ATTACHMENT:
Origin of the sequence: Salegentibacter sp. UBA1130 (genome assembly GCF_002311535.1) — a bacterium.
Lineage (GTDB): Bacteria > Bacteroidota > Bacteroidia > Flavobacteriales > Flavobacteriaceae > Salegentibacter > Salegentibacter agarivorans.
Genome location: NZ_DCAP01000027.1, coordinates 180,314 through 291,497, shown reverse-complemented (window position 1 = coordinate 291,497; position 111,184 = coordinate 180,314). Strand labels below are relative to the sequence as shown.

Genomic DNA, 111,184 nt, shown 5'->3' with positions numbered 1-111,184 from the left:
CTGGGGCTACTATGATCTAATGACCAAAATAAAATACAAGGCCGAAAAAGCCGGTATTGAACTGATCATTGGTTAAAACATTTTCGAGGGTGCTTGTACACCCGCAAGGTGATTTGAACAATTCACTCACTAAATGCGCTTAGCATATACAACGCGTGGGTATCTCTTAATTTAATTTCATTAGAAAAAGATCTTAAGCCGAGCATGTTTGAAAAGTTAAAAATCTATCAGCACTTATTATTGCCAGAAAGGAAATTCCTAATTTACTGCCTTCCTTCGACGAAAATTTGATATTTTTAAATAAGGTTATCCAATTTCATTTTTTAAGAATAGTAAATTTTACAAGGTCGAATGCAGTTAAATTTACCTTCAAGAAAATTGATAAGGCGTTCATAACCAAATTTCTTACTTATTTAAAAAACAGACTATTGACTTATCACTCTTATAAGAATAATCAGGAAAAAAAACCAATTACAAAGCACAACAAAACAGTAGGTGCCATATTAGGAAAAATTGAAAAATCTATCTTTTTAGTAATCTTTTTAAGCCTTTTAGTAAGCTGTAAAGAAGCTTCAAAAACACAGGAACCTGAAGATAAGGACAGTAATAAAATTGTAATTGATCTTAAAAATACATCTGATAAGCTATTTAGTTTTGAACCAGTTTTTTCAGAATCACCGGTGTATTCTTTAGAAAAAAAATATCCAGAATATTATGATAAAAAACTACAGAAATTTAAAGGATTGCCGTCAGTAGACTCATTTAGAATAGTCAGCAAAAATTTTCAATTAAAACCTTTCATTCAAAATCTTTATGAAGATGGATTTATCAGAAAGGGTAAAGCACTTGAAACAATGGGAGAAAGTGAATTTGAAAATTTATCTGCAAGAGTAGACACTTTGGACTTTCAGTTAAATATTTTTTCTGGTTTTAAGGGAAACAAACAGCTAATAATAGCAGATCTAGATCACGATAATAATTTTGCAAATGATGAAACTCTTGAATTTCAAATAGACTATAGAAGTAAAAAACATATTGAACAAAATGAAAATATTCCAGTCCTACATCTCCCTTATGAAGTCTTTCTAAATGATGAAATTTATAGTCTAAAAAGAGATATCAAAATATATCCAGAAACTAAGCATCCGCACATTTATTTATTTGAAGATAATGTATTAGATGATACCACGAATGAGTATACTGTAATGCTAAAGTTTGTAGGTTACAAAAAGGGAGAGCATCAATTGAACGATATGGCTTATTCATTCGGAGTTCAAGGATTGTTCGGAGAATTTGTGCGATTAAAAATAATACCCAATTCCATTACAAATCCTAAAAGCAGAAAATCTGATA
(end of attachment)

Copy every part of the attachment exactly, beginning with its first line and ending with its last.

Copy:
Origin of the sequence: Salegentibacter sp. UBA1130 (genome assembly GCF_002311535.1) — a bacterium.
Lineage (GTDB): Bacteria > Bacteroidota > Bacteroidia > Flavobacteriales > Flavobacteriaceae > Salegentibacter > Salegentibacter agarivorans.
Genome location: NZ_DCAP01000027.1, coordinates 180,314 through 291,497, shown reverse-complemented (window position 1 = coordinate 291,497; position 111,184 = coordinate 180,314). Strand labels below are relative to the sequence as shown.

Genomic DNA, 111,184 nt, shown 5'->3' with positions numbered 1-111,184 from the left:
CTGGGGCTACTATGATCTAATGACCAAAATAAAATACAAGGCCGAAAAAGCCGGTATTGAACTGATCATTGGTTAAAACATTTTCGAGGGTGCTTGTACACCCGCAAGGTGATTTGAACAATTCACTCACTAAATGCGCTTAGCATATACAACGCGTGGGTATCTCTTAATTTAATTTCATTAGAAAAAGATCTTAAGCCGAGCATGTTTGAAAAGTTAAAAATCTATCAGCACTTATTATTGCCAGAAAGGAAATTCCTAATTTACTGCCTTCCTTCGACGAAAATTTGATATTTTTAAATAAGGTTATCCAATTTCATTTTTTAAGAATAGTAAATTTTACAAGGTCGAATGCAGTTAAATTTACCTTCAAGAAAATTGATAAGGCGTTCATAACCAAATTTCTTACTTATTTAAAAAACAGACTATTGACTTATCACTCTTATAAGAATAATCAGGAAAAAAAACCAATTACAAAGCACAACAAAACAGTAGGTGCCATATTAGGAAAAATTGAAAAATCTATCTTTTTAGTAATCTTTTTAAGCCTTTTAGTAAGCTGTAAAGAAGCTTCAAAAACACAGGAACCTGAAGATAAGGACAGTAATAAAATTGTAATTGATCTTAAAAATACATCTGATAAGCTATTTAGTTTTGAACCAGTTTTTTCAGAATCACCGGTGTATTCTTTAGAAAAAAAATATCCAGAATATTATGATAAAAAACTACAGAAATTTAAAGGATTGCCGTCAGTAGACTCATTTAGAATAGTCAGCAAAAATTTTCAATTAAAACCTTTCATTCAAAATCTTTATGAAGATGGATTTATCAGAAAGGGTAAAGCACTTGAAACAATGGGAGAAAGTGAATTTGAAAATTTATCTGCAAGAGTAGACACTTTGGACTTTCAGTTAAATATTTTTTCTGGTTTTAAGGGAAACAAACAGCTAATAATAGCAGATCTAGATCACGATAATAATTTTGCAAATGATGAAACTCTTGAATTTCAAATAGACTATAGAAGTAAAAAACATATTGAACAAAATGAAAATATTCCAGTCCTACATCTCCCTTATGAAGTCTTTCTAAATGATGAAATTTATAGTCTAAAAAGAGATATCAAAATATATCCAGAAACTAAGCATCCGCACATTTATTTATTTGAAGATAATGTATTAGATGATACCACGAATGAGTATACTGTAATGCTAAAGTTTGTAGGTTACAAAAAGGGAGAGCATCAATTGAACGATATGGCTTATTCATTCGGAGTTCAAGGATTGTTCGGAGAATTTGTGCGATTAAAAATAATACCCAATTCCATTACAAATCCTAAAAGCAGAAAATCTGATA